7 (10%) presented with Labor pain and fever; 18 (25.8%) patients presented with deranged LFTs on routine investigation, 6 (8.6%) patients presented with generalized itching all over the body, 4 (6.9%) with loose motion and upper abdominal pain, 3 (4.2%)with fever and Hepatitis E virus respectively and 8(11.5%) presenting with Loose motions (Table 2).
|Clinical Presentation||Frequency (%)|
|Yellowish discoloration of sclera||24 (34.3%)|
|Deranged LFTs on routine investigation||18 (25.8%)|
|Itching all over the body||6 (8.6%)|
|Loose motion & upper abdominal pain||4 (6.9%)|
|Hepatitis E virus + Fever||3 (4.2)|
|Jaundice & Loose motion||8(11.5%)|
|Labor Pain & Fever||7 (10%)|
Among all females 9(12.9%) patients expired due to fulminant hepatic failure. 33 (47.1%) females gave birth via spontaneous vaginal delivery (SVD),17 (24.3%) females who gave birth via C-Section (Table 3).
Table: 3 Obstetrical outcomes
|Mode of Delivery||Frequency (%)|
|Shifted to medical department||21 (30%)|
|Expired due to Fulminant Hepatic Failure||8 (11.4%)|
|Termination of Pregnancy||11 (15.7%)|
Hepatitis E virus infection has complex and not yet completely clarified, clinical- epidemiological characteristics. Hepatitis E-infected pregnant women have a higher rate of fulminant hepatic failure and higher mortality rate, compared with hepatitis E-infected non- pregnant women. Rein et al., recently published their estimates of the global incidence of hepatitis E infections and associated deaths in the year 2005, which suggested that >20 million infections and 3.3 million cases of hepatitis E per year, and a 20% probability of death in pregnant women infected with hepatitis E virus .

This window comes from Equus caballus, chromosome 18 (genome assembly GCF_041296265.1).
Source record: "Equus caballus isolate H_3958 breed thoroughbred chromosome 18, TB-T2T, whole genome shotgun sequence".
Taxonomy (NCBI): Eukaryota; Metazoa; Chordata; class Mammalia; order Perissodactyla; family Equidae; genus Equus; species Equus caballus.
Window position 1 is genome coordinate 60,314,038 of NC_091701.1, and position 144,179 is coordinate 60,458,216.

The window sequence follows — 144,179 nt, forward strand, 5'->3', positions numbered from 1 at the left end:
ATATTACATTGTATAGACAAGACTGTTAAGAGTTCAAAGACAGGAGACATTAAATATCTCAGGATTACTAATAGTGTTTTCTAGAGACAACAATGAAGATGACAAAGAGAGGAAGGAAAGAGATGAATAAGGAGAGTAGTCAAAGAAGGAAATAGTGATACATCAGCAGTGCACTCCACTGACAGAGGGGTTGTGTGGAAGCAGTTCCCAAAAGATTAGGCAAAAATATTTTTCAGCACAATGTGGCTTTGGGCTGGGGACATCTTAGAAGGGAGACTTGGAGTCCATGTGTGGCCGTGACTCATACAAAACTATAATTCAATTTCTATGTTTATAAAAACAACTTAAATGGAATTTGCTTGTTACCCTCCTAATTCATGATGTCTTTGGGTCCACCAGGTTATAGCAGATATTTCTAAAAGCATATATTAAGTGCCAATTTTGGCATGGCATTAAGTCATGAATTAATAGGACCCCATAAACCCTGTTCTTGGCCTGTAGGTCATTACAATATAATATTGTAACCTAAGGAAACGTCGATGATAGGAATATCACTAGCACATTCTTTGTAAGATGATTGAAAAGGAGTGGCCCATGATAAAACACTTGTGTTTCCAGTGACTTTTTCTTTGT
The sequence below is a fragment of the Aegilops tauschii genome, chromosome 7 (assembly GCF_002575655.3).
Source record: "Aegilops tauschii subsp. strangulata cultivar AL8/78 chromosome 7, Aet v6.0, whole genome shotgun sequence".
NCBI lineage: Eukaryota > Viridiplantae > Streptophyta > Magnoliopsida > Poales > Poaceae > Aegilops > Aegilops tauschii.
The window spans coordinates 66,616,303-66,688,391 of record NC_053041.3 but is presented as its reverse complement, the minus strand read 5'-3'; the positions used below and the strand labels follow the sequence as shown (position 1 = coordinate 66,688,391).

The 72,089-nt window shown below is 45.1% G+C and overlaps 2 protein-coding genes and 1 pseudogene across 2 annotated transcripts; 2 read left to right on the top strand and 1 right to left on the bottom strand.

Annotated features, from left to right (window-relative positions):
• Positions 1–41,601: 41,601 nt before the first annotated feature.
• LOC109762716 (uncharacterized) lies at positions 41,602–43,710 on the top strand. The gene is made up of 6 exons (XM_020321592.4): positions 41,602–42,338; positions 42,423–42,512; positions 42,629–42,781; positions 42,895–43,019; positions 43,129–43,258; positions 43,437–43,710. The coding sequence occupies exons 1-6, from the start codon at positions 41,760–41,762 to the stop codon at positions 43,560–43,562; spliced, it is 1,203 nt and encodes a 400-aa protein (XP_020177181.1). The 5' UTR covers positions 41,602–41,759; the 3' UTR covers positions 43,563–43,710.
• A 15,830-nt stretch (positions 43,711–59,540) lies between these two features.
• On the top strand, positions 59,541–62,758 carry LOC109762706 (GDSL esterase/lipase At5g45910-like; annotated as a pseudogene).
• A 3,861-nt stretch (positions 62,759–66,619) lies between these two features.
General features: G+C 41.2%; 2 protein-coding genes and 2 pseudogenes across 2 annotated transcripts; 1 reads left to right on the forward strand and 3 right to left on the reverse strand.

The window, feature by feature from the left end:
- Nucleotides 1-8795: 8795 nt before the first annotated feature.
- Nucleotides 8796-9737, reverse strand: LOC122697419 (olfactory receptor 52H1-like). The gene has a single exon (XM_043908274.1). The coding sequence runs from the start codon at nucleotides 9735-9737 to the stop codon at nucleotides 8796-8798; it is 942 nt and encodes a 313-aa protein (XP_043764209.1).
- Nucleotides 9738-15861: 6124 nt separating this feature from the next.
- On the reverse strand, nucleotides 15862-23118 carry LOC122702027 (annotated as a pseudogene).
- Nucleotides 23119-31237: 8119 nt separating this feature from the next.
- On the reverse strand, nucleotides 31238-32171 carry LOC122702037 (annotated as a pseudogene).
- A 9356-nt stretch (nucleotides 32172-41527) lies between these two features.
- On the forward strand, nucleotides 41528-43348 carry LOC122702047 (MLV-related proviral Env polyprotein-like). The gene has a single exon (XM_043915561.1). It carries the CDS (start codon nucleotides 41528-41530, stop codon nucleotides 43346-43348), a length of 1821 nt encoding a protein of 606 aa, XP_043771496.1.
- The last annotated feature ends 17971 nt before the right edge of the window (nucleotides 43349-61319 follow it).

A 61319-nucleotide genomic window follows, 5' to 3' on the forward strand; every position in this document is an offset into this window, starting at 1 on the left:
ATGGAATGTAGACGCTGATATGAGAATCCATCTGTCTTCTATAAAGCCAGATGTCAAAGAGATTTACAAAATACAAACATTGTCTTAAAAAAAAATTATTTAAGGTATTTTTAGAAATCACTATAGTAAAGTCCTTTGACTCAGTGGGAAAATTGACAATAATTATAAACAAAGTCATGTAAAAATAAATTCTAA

Patra found that most of the patients delivered vaginally i.e. 62% and 10% (i.e.5 patient) had to undergo lower segment caesarean section, rest were either abortion or did not deliver. In contrast our study only 12/33(17.14%) females gave birth via spontaneous vaginal delivery (SVD), 17(24.2%) gave birth via C-Section and the rest of the patients were manage conservatively and treated before the birth of baby .
In this study, all of the women were having hepatitis E IgM positive serology compared to other studies [7, 11, 12].The mean age of our study was 26.0 ± 4.69 years and majority of these women were in third trimester of pregnancy as compare to other studies the mean age was 27.78±6.7 years and also those women were in their third trimester of pregnancy [8, 13]. Hepatitis E infection during pregnancy is fulminant and fatal especially if it occurs in third trimester. The mortality in the second trimester is around 20% and reaches up to 45% in the third trimester,  as compared to our study in which the 9(13%) mortality rate was in third trimester of the pregnancy.